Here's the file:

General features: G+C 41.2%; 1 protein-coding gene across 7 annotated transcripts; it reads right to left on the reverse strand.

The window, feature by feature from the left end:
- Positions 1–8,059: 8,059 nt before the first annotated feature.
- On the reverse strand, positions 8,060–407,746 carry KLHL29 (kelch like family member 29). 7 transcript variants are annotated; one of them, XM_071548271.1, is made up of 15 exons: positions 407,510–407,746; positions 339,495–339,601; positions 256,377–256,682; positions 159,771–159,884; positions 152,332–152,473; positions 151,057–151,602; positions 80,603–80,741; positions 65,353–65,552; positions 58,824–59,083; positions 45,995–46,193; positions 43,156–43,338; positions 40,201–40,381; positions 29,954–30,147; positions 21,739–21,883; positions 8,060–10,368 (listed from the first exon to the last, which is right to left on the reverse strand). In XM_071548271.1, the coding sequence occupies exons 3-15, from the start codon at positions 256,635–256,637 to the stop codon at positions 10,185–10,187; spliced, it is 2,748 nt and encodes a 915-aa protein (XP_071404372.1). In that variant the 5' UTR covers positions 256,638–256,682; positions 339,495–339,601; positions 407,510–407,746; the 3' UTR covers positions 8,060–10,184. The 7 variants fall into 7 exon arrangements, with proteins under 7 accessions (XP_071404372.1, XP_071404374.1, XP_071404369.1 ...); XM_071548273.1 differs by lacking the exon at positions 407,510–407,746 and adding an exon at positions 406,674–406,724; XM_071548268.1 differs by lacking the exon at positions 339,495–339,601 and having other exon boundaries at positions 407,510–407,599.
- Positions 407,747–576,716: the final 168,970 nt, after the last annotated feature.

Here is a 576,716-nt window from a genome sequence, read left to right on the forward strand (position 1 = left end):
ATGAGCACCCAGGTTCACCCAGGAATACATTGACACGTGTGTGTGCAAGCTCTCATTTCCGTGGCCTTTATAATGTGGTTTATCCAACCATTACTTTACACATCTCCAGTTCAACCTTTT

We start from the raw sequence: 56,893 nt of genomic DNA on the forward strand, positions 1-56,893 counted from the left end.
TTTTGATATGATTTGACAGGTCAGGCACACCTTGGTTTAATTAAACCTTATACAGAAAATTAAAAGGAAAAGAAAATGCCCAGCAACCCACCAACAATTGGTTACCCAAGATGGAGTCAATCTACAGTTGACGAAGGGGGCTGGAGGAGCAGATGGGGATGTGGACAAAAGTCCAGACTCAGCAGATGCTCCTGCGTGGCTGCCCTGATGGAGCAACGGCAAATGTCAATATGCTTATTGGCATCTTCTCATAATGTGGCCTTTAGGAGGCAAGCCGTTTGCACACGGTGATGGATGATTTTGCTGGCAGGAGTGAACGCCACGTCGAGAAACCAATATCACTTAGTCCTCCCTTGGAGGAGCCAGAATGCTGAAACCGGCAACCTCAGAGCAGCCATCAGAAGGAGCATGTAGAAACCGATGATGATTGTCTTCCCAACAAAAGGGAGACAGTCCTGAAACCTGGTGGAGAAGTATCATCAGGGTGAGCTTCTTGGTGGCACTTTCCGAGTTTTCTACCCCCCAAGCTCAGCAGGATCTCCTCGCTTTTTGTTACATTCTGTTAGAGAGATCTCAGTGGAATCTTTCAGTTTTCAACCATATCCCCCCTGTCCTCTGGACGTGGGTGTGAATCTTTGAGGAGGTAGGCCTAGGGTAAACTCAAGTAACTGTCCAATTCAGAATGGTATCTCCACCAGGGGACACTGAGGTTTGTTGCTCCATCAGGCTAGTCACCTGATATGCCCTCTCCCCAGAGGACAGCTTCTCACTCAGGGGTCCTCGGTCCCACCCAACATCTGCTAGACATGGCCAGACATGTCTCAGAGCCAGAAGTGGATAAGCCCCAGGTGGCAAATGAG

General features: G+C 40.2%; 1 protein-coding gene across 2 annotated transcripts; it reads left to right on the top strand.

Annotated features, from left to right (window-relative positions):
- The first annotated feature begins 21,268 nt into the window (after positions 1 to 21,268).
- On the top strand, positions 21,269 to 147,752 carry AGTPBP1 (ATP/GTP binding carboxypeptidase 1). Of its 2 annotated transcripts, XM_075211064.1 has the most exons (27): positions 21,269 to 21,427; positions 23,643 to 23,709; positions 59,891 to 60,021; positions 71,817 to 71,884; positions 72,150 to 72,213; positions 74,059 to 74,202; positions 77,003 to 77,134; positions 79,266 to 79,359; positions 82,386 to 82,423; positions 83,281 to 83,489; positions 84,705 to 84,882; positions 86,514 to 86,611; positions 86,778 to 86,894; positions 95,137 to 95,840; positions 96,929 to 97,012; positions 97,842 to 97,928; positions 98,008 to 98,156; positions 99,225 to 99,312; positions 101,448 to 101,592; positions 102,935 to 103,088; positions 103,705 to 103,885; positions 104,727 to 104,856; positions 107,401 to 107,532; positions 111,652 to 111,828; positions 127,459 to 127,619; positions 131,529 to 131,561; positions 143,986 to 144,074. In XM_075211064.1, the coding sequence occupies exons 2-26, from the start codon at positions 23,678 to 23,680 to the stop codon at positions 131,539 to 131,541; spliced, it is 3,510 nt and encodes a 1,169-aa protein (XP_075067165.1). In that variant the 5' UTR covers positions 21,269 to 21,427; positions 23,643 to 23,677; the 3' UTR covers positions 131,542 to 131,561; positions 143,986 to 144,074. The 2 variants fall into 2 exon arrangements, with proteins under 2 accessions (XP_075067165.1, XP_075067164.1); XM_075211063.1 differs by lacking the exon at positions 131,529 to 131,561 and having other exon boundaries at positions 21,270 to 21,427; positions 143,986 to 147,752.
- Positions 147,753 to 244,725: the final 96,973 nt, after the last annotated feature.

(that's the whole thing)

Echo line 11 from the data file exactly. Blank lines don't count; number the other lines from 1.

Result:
Annotated features, from left to right (window-relative positions):